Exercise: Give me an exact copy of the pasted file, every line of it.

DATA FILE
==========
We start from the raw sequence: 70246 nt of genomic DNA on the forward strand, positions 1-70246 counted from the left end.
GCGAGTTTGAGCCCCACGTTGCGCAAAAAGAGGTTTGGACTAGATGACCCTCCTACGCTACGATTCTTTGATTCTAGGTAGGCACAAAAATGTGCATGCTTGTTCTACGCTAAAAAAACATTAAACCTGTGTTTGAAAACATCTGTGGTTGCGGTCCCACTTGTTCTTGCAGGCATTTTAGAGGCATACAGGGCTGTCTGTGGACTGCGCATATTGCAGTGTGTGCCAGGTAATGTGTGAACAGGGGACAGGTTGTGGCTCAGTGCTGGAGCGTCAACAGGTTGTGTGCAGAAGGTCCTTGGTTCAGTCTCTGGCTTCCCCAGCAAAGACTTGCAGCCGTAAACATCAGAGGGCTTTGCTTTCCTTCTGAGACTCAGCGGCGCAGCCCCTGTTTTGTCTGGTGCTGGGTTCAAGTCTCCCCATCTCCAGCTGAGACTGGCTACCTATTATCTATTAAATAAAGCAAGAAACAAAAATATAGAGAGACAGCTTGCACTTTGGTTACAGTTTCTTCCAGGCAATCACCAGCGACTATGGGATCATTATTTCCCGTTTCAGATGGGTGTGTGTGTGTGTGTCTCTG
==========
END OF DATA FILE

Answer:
We start from the raw sequence: 70246 nt of genomic DNA on the forward strand, positions 1-70246 counted from the left end.
GCGAGTTTGAGCCCCACGTTGCGCAAAAAGAGGTTTGGACTAGATGACCCTCCTACGCTACGATTCTTTGATTCTAGGTAGGCACAAAAATGTGCATGCTTGTTCTACGCTAAAAAAACATTAAACCTGTGTTTGAAAACATCTGTGGTTGCGGTCCCACTTGTTCTTGCAGGCATTTTAGAGGCATACAGGGCTGTCTGTGGACTGCGCATATTGCAGTGTGTGCCAGGTAATGTGTGAACAGGGGACAGGTTGTGGCTCAGTGCTGGAGCGTCAACAGGTTGTGTGCAGAAGGTCCTTGGTTCAGTCTCTGGCTTCCCCAGCAAAGACTTGCAGCCGTAAACATCAGAGGGCTTTGCTTTCCTTCTGAGACTCAGCGGCGCAGCCCCTGTTTTGTCTGGTGCTGGGTTCAAGTCTCCCCATCTCCAGCTGAGACTGGCTACCTATTATCTATTAAATAAAGCAAGAAACAAAAATATAGAGAGACAGCTTGCACTTTGGTTACAGTTTCTTCCAGGCAATCACCAGCGACTATGGGATCATTATTTCCCGTTTCAGATGGGTGTGTGTGTGTGTGTCTCTG